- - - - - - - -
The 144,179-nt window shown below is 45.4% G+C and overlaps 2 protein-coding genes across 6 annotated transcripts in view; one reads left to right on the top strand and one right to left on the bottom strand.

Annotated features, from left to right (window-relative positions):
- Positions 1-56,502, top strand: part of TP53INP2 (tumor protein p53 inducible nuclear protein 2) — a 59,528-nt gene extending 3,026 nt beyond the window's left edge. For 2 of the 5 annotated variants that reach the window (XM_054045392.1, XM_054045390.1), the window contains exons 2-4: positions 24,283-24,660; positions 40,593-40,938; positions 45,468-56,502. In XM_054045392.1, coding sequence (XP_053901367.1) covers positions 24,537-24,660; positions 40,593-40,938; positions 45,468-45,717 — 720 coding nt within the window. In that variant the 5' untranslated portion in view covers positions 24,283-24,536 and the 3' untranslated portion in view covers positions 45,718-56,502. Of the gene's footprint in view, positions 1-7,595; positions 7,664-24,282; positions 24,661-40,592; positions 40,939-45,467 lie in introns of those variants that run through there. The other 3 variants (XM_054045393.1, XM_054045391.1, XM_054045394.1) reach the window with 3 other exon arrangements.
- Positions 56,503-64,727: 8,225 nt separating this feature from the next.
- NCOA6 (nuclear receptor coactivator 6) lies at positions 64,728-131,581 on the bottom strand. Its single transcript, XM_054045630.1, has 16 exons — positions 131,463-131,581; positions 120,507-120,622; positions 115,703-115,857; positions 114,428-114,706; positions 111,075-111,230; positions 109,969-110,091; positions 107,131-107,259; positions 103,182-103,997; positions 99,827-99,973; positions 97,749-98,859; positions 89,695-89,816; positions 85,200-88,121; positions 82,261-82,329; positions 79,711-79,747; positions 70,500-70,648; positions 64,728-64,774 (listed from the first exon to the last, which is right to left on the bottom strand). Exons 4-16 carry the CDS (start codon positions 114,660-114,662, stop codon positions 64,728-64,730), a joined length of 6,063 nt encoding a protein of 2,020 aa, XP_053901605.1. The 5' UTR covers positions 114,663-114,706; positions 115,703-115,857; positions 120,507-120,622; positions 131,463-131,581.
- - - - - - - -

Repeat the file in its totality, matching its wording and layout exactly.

The 144,179-nt window shown below is 45.4% G+C and overlaps 2 protein-coding genes across 6 annotated transcripts in view; one reads left to right on the top strand and one right to left on the bottom strand.

Annotated features, from left to right (window-relative positions):
- Positions 1-56,502, top strand: part of TP53INP2 (tumor protein p53 inducible nuclear protein 2) — a 59,528-nt gene extending 3,026 nt beyond the window's left edge. For 2 of the 5 annotated variants that reach the window (XM_054045392.1, XM_054045390.1), the window contains exons 2-4: positions 24,283-24,660; positions 40,593-40,938; positions 45,468-56,502. In XM_054045392.1, coding sequence (XP_053901367.1) covers positions 24,537-24,660; positions 40,593-40,938; positions 45,468-45,717 — 720 coding nt within the window. In that variant the 5' untranslated portion in view covers positions 24,283-24,536 and the 3' untranslated portion in view covers positions 45,718-56,502. Of the gene's footprint in view, positions 1-7,595; positions 7,664-24,282; positions 24,661-40,592; positions 40,939-45,467 lie in introns of those variants that run through there. The other 3 variants (XM_054045393.1, XM_054045391.1, XM_054045394.1) reach the window with 3 other exon arrangements.
- Positions 56,503-64,727: 8,225 nt separating this feature from the next.
- NCOA6 (nuclear receptor coactivator 6) lies at positions 64,728-131,581 on the bottom strand. Its single transcript, XM_054045630.1, has 16 exons — positions 131,463-131,581; positions 120,507-120,622; positions 115,703-115,857; positions 114,428-114,706; positions 111,075-111,230; positions 109,969-110,091; positions 107,131-107,259; positions 103,182-103,997; positions 99,827-99,973; positions 97,749-98,859; positions 89,695-89,816; positions 85,200-88,121; positions 82,261-82,329; positions 79,711-79,747; positions 70,500-70,648; positions 64,728-64,774 (listed from the first exon to the last, which is right to left on the bottom strand). Exons 4-16 carry the CDS (start codon positions 114,660-114,662, stop codon positions 64,728-64,730), a joined length of 6,063 nt encoding a protein of 2,020 aa, XP_053901605.1. The 5' UTR covers positions 114,663-114,706; positions 115,703-115,857; positions 120,507-120,622; positions 131,463-131,581.